So the political draw is inexorably back to the shiny and the new. As an increasingly grizzled veteran of these debates, I view the 2.4 per cent target with a mix of admiration – because it’s the right thing to do, and governments should set bold targets – and wariness, that the new money will, to use a Johnsonian verb, be “spaffed” away on wasteful, headline-grabbing new initiatives.
To that end, university research offices should perhaps be parsing the Prime Minister’s UN speech more carefully for a hint of what lies ahead. Should we open a centre for limbless chickens? Who’s our go-to professor for pink-eyed terminators?
Time to get meta
As Richard Jones and I argued in our Biomedical Bubble report last year, a persistent challenge for research and innovation policymakers – and for funders like UK Research and Innovation – is how to improve the data and evidence that underpins the choices and priorities used in allocating new investments, and in measuring and maintaining appropriate levels of balance across a funding system.
Balance between more fundamental, discovery-driven research, and that which is applied to specific challenges, or the needs of particular businesses and industrial sectors. Balance within and between disciplines, and into more novel realms of interdisciplinary inquiry. Balance across different types of institution, and between the R&D hotspots of the golden triangle, and the other nations and regions of the UK.
These challenges aren’t going away fast, but today, I’m happy to be able to share with Wonkhe’s readers a small yet positive step in addressing them. Together with the Wellcome Trust, Leiden University and the technology firm Digital Science, the University of Sheffield is launching the Research on Research Institute (RoRI).
The RoRI consortium will undertake transformative research on research, also known as meta-research. By analysing research systems and experimenting with decision and evaluation data, tools and frameworks, we aim to advance more strategic, open, diverse and inclusive research.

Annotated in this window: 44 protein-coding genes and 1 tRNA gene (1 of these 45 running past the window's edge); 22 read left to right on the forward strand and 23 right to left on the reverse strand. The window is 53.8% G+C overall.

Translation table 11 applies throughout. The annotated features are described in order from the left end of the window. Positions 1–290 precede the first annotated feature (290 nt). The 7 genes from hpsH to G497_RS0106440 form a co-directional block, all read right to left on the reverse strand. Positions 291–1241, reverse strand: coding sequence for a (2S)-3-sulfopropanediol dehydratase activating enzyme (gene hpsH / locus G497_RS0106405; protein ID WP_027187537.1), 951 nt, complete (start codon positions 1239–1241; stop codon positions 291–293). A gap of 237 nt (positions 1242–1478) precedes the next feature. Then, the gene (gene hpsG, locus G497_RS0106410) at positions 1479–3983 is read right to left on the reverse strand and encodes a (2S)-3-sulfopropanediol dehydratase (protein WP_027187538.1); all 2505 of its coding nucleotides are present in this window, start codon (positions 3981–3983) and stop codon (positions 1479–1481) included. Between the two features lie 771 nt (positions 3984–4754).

RoRI will be based for an initial two-year incubation phase at Wellcome’s offices in London. To date, twelve strategic partners have expressed their interest in becoming part of the consortium, including private foundations, academic research institutions, and public funding agencies from nine countries – Austria, Canada, Denmark, Germany, India, Netherlands, Switzerland, UK and the USA. We also have one pan-African partner – the African Academy of Sciences.
Together, the consortium will co-design projects and share data to inform comparative analysis of research systems and cultures, and develop, test and apply novel approaches to decision-making, prioritisation, allocation and evaluation. RoRI’s activities will include projects, a rolling programme of research seminars, as well as regular reports and working papers.
The first of these are published today – a provocative look at “21st Century Phds”, and the shocking dearth of data within the UK system on doctoral and post-doctoral outcomes and career pathways. And another think-piece on the opportunities, uncertainties and potential biases of artificial intelligence-assisted peer review.
All of RoRI’s research methodologies and findings will be made openly available.
And within RoRI, funders and academic research institutions will also be able to access and use a secure data platform, hosted and managed by Wellcome as a neutral convenor and broker. This will provide a trusted space, where funders and academic research institutions can securely share data, policies and practices for primary research and experimentation.
Research on research isn’t new – there is a wealth of excellent work to build on – but it can be poorly joined-up and applied in policies and practices. Working with our partners, who together invest several billion pounds a year in research, RoRI has a unique opportunity to co-design new methods, and experiment with creative approaches to decision making, prioritisation and evaluation.
I’ve no idea what Dominic Cummings will make of it. But I’m excited. And I hope you’ll join us @RoRInstitute, and in other ways over the months ahead.